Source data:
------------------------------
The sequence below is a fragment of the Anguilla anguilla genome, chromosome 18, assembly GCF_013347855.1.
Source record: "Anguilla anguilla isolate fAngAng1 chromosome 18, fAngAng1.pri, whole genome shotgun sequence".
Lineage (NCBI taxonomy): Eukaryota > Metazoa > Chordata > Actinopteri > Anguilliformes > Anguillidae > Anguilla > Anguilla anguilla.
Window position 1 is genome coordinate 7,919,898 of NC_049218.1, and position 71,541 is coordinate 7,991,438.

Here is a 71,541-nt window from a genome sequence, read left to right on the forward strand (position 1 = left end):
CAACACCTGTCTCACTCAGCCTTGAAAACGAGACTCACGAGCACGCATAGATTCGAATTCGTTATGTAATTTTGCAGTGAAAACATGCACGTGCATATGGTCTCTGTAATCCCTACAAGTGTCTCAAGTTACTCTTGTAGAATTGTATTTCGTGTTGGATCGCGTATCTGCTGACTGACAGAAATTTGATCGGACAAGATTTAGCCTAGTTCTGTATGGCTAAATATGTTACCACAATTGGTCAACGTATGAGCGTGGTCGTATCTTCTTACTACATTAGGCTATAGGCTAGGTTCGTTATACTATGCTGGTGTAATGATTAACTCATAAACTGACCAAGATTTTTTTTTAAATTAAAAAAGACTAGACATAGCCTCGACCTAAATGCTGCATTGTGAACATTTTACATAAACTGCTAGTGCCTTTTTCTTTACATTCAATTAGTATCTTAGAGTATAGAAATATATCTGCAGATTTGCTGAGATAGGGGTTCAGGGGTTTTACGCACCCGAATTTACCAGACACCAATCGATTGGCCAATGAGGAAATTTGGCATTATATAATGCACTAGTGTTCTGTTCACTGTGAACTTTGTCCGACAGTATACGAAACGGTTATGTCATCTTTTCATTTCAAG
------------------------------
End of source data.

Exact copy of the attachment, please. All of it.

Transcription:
The sequence below is a fragment of the Anguilla anguilla genome, chromosome 18, assembly GCF_013347855.1.
Source record: "Anguilla anguilla isolate fAngAng1 chromosome 18, fAngAng1.pri, whole genome shotgun sequence".
Lineage (NCBI taxonomy): Eukaryota > Metazoa > Chordata > Actinopteri > Anguilliformes > Anguillidae > Anguilla > Anguilla anguilla.
Window position 1 is genome coordinate 7,919,898 of NC_049218.1, and position 71,541 is coordinate 7,991,438.

Here is a 71,541-nt window from a genome sequence, read left to right on the forward strand (position 1 = left end):
CAACACCTGTCTCACTCAGCCTTGAAAACGAGACTCACGAGCACGCATAGATTCGAATTCGTTATGTAATTTTGCAGTGAAAACATGCACGTGCATATGGTCTCTGTAATCCCTACAAGTGTCTCAAGTTACTCTTGTAGAATTGTATTTCGTGTTGGATCGCGTATCTGCTGACTGACAGAAATTTGATCGGACAAGATTTAGCCTAGTTCTGTATGGCTAAATATGTTACCACAATTGGTCAACGTATGAGCGTGGTCGTATCTTCTTACTACATTAGGCTATAGGCTAGGTTCGTTATACTATGCTGGTGTAATGATTAACTCATAAACTGACCAAGATTTTTTTTTAAATTAAAAAAGACTAGACATAGCCTCGACCTAAATGCTGCATTGTGAACATTTTACATAAACTGCTAGTGCCTTTTTCTTTACATTCAATTAGTATCTTAGAGTATAGAAATATATCTGCAGATTTGCTGAGATAGGGGTTCAGGGGTTTTACGCACCCGAATTTACCAGACACCAATCGATTGGCCAATGAGGAAATTTGGCATTATATAATGCACTAGTGTTCTGTTCACTGTGAACTTTGTCCGACAGTATACGAAACGGTTATGTCATCTTTTCATTTCAAG